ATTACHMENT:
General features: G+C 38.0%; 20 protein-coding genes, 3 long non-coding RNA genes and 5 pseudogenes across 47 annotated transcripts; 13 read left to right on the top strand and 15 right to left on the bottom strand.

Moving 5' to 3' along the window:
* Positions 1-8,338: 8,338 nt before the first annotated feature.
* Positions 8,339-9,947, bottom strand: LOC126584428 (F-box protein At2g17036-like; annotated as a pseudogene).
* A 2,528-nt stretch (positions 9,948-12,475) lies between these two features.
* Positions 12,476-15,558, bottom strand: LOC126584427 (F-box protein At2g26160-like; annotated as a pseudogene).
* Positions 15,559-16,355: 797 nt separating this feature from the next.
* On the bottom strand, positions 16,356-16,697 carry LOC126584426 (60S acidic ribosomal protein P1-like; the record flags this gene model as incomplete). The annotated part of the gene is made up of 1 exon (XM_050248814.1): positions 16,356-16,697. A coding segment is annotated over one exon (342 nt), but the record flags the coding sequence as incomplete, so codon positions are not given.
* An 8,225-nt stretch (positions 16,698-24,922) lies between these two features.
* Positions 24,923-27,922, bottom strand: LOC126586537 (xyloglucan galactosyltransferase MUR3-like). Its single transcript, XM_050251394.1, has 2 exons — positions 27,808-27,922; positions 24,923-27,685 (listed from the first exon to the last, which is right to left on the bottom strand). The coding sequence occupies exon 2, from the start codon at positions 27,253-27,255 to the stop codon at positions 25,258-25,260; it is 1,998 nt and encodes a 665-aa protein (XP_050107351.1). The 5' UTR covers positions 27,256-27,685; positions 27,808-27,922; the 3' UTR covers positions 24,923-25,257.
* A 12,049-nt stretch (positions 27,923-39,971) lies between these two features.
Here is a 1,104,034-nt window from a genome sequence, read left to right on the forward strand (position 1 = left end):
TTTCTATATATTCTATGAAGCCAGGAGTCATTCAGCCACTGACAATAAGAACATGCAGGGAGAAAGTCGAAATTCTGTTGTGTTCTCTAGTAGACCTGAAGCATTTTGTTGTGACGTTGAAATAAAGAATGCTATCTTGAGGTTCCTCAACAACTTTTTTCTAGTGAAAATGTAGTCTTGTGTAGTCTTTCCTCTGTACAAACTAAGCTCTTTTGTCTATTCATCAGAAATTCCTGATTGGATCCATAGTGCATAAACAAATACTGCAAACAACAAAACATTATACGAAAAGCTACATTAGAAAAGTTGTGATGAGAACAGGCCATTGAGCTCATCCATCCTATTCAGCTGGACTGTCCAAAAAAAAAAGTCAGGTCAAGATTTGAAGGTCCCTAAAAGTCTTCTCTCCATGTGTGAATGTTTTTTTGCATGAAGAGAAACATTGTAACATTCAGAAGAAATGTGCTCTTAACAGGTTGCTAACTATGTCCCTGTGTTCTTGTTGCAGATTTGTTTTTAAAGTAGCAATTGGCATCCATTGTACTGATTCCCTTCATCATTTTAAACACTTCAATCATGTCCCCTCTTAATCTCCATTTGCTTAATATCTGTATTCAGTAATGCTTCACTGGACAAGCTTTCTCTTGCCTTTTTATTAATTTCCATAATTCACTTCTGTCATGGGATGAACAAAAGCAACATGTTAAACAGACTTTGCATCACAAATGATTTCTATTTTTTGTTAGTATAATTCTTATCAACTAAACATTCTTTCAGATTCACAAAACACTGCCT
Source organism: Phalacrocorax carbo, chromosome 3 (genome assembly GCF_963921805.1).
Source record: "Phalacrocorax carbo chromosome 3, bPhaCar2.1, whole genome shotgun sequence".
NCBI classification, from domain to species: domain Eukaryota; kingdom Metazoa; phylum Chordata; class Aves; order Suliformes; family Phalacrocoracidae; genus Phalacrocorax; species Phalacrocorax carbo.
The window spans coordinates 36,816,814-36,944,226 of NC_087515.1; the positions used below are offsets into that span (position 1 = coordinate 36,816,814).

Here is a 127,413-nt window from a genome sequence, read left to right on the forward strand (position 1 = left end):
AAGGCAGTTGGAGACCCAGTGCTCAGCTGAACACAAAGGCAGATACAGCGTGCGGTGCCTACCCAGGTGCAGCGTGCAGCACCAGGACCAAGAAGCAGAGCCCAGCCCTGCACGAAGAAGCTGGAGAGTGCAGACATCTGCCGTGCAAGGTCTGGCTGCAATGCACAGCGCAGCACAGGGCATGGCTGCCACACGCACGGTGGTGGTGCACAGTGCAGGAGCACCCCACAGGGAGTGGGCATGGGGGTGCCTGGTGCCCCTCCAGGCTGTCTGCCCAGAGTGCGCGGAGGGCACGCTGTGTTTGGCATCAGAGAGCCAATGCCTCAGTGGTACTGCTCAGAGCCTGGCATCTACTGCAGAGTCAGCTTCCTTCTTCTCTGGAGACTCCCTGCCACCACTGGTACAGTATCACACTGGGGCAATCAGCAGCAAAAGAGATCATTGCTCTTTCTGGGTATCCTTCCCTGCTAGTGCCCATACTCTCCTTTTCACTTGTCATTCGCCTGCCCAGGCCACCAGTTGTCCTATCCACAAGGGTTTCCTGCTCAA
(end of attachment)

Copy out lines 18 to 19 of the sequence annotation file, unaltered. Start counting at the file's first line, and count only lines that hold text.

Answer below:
Here is a 127,413-nt window from a genome sequence, read left to right on the forward strand (position 1 = left end):
AAGGCAGTTGGAGACCCAGTGCTCAGCTGAACACAAAGGCAGATACAGCGTGCGGTGCCTACCCAGGTGCAGCGTGCAGCACCAGGACCAAGAAGCAGAGCCCAGCCCTGCACGAAGAAGCTGGAGAGTGCAGACATCTGCCGTGCAAGGTCTGGCTGCAATGCACAGCGCAGCACAGGGCATGGCTGCCACACGCACGGTGGTGGTGCACAGTGCAGGAGCACCCCACAGGGAGTGGGCATGGGGGTGCCTGGTGCCCCTCCAGGCTGTCTGCCCAGAGTGCGCGGAGGGCACGCTGTGTTTGGCATCAGAGAGCCAATGCCTCAGTGGTACTGCTCAGAGCCTGGCATCTACTGCAGAGTCAGCTTCCTTCTTCTCTGGAGACTCCCTGCCACCACTGGTACAGTATCACACTGGGGCAATCAGCAGCAAAAGAGATCATTGCTCTTTCTGGGTATCCTTCCCTGCTAGTGCCCATACTCTCCTTTTCACTTGTCATTCGCCTGCCCAGGCCACCAGTTGTCCTATCCACAAGGGTTTCCTGCTCAA